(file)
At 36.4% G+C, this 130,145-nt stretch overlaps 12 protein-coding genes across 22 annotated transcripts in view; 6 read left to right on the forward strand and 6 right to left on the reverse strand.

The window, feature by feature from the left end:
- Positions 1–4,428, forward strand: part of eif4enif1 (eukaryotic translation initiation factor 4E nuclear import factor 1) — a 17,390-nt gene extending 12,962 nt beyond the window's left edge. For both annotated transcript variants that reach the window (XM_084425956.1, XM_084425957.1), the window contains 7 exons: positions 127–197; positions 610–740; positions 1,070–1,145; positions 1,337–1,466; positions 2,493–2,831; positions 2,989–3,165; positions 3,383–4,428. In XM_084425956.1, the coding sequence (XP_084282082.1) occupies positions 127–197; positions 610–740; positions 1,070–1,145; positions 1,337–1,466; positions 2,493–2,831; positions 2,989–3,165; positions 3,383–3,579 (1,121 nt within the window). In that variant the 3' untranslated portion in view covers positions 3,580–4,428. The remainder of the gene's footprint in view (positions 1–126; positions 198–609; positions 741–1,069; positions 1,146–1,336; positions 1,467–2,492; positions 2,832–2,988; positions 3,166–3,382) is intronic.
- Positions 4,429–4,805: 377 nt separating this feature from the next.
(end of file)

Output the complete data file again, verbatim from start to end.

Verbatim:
At 36.4% G+C, this 130,145-nt stretch overlaps 12 protein-coding genes across 22 annotated transcripts in view; 6 read left to right on the forward strand and 6 right to left on the reverse strand.

The window, feature by feature from the left end:
- Positions 1–4,428, forward strand: part of eif4enif1 (eukaryotic translation initiation factor 4E nuclear import factor 1) — a 17,390-nt gene extending 12,962 nt beyond the window's left edge. For both annotated transcript variants that reach the window (XM_084425956.1, XM_084425957.1), the window contains 7 exons: positions 127–197; positions 610–740; positions 1,070–1,145; positions 1,337–1,466; positions 2,493–2,831; positions 2,989–3,165; positions 3,383–4,428. In XM_084425956.1, the coding sequence (XP_084282082.1) occupies positions 127–197; positions 610–740; positions 1,070–1,145; positions 1,337–1,466; positions 2,493–2,831; positions 2,989–3,165; positions 3,383–3,579 (1,121 nt within the window). In that variant the 3' untranslated portion in view covers positions 3,580–4,428. The remainder of the gene's footprint in view (positions 1–126; positions 198–609; positions 741–1,069; positions 1,146–1,336; positions 1,467–2,492; positions 2,832–2,988; positions 3,166–3,382) is intronic.
- Positions 4,429–4,805: 377 nt separating this feature from the next.